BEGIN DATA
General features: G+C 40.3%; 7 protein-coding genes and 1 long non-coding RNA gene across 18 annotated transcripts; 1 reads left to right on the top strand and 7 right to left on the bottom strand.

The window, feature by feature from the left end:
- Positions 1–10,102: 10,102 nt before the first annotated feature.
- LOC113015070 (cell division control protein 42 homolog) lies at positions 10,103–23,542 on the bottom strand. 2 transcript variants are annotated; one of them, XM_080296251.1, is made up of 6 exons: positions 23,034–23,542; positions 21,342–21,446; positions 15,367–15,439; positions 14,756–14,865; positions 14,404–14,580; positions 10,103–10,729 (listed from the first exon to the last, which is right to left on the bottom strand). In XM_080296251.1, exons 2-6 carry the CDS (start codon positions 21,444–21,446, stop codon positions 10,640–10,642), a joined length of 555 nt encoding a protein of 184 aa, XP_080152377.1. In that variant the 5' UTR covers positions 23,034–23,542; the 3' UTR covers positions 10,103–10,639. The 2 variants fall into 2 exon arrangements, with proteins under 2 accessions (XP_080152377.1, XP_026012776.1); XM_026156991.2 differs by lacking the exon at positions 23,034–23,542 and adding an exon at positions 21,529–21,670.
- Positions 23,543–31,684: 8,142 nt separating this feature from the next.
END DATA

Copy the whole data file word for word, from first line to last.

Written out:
General features: G+C 40.3%; 7 protein-coding genes and 1 long non-coding RNA gene across 18 annotated transcripts; 1 reads left to right on the top strand and 7 right to left on the bottom strand.

The window, feature by feature from the left end:
- Positions 1–10,102: 10,102 nt before the first annotated feature.
- LOC113015070 (cell division control protein 42 homolog) lies at positions 10,103–23,542 on the bottom strand. 2 transcript variants are annotated; one of them, XM_080296251.1, is made up of 6 exons: positions 23,034–23,542; positions 21,342–21,446; positions 15,367–15,439; positions 14,756–14,865; positions 14,404–14,580; positions 10,103–10,729 (listed from the first exon to the last, which is right to left on the bottom strand). In XM_080296251.1, exons 2-6 carry the CDS (start codon positions 21,444–21,446, stop codon positions 10,640–10,642), a joined length of 555 nt encoding a protein of 184 aa, XP_080152377.1. In that variant the 5' UTR covers positions 23,034–23,542; the 3' UTR covers positions 10,103–10,639. The 2 variants fall into 2 exon arrangements, with proteins under 2 accessions (XP_080152377.1, XP_026012776.1); XM_026156991.2 differs by lacking the exon at positions 23,034–23,542 and adding an exon at positions 21,529–21,670.
- Positions 23,543–31,684: 8,142 nt separating this feature from the next.